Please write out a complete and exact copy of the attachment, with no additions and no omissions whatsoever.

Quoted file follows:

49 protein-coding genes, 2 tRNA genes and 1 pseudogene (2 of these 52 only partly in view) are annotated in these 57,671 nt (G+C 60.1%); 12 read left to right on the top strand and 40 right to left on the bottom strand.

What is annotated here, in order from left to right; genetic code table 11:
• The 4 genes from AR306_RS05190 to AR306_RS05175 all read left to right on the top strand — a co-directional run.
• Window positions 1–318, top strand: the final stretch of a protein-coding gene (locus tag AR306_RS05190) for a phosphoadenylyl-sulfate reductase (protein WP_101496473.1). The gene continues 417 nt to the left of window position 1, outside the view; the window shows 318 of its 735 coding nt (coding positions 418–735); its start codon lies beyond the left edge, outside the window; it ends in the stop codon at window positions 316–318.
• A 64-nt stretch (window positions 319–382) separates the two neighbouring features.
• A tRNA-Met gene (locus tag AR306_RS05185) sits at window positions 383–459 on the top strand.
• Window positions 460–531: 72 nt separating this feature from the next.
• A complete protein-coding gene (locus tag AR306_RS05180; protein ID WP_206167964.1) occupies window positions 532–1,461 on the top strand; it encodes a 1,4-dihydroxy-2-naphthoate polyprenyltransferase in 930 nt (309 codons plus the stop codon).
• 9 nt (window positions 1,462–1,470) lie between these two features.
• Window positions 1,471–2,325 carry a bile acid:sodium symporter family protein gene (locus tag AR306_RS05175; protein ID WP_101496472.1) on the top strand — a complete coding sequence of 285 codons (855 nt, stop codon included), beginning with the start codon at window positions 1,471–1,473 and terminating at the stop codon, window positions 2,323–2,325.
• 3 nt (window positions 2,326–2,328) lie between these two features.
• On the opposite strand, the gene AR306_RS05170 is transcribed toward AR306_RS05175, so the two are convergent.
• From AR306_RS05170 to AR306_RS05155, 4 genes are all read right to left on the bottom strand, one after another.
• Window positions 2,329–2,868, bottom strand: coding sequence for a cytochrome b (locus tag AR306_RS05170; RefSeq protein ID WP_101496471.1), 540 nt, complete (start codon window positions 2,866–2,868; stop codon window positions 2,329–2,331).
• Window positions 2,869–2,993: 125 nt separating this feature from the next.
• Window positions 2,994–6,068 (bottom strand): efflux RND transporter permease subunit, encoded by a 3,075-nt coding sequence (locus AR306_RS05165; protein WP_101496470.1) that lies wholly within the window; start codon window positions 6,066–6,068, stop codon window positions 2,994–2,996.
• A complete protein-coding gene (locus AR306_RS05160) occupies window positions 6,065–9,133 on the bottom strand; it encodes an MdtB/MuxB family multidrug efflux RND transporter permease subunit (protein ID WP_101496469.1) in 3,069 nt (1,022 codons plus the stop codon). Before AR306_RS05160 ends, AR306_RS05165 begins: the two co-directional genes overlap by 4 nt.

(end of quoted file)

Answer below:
49 protein-coding genes, 2 tRNA genes and 1 pseudogene (2 of these 52 only partly in view) are annotated in these 57,671 nt (G+C 60.1%); 12 read left to right on the top strand and 40 right to left on the bottom strand.

What is annotated here, in order from left to right; genetic code table 11:
• The 4 genes from AR306_RS05190 to AR306_RS05175 all read left to right on the top strand — a co-directional run.
• Window positions 1–318, top strand: the final stretch of a protein-coding gene (locus tag AR306_RS05190) for a phosphoadenylyl-sulfate reductase (protein WP_101496473.1). The gene continues 417 nt to the left of window position 1, outside the view; the window shows 318 of its 735 coding nt (coding positions 418–735); its start codon lies beyond the left edge, outside the window; it ends in the stop codon at window positions 316–318.
• A 64-nt stretch (window positions 319–382) separates the two neighbouring features.
• A tRNA-Met gene (locus tag AR306_RS05185) sits at window positions 383–459 on the top strand.
• Window positions 460–531: 72 nt separating this feature from the next.
• A complete protein-coding gene (locus tag AR306_RS05180; protein ID WP_206167964.1) occupies window positions 532–1,461 on the top strand; it encodes a 1,4-dihydroxy-2-naphthoate polyprenyltransferase in 930 nt (309 codons plus the stop codon).
• 9 nt (window positions 1,462–1,470) lie between these two features.
• Window positions 1,471–2,325 carry a bile acid:sodium symporter family protein gene (locus tag AR306_RS05175; protein ID WP_101496472.1) on the top strand — a complete coding sequence of 285 codons (855 nt, stop codon included), beginning with the start codon at window positions 1,471–1,473 and terminating at the stop codon, window positions 2,323–2,325.
• 3 nt (window positions 2,326–2,328) lie between these two features.
• On the opposite strand, the gene AR306_RS05170 is transcribed toward AR306_RS05175, so the two are convergent.
• From AR306_RS05170 to AR306_RS05155, 4 genes are all read right to left on the bottom strand, one after another.
• Window positions 2,329–2,868, bottom strand: coding sequence for a cytochrome b (locus tag AR306_RS05170; RefSeq protein ID WP_101496471.1), 540 nt, complete (start codon window positions 2,866–2,868; stop codon window positions 2,329–2,331).
• Window positions 2,869–2,993: 125 nt separating this feature from the next.
• Window positions 2,994–6,068 (bottom strand): efflux RND transporter permease subunit, encoded by a 3,075-nt coding sequence (locus AR306_RS05165; protein WP_101496470.1) that lies wholly within the window; start codon window positions 6,066–6,068, stop codon window positions 2,994–2,996.
• A complete protein-coding gene (locus AR306_RS05160) occupies window positions 6,065–9,133 on the bottom strand; it encodes an MdtB/MuxB family multidrug efflux RND transporter permease subunit (protein ID WP_101496469.1) in 3,069 nt (1,022 codons plus the stop codon). Before AR306_RS05160 ends, AR306_RS05165 begins: the two co-directional genes overlap by 4 nt.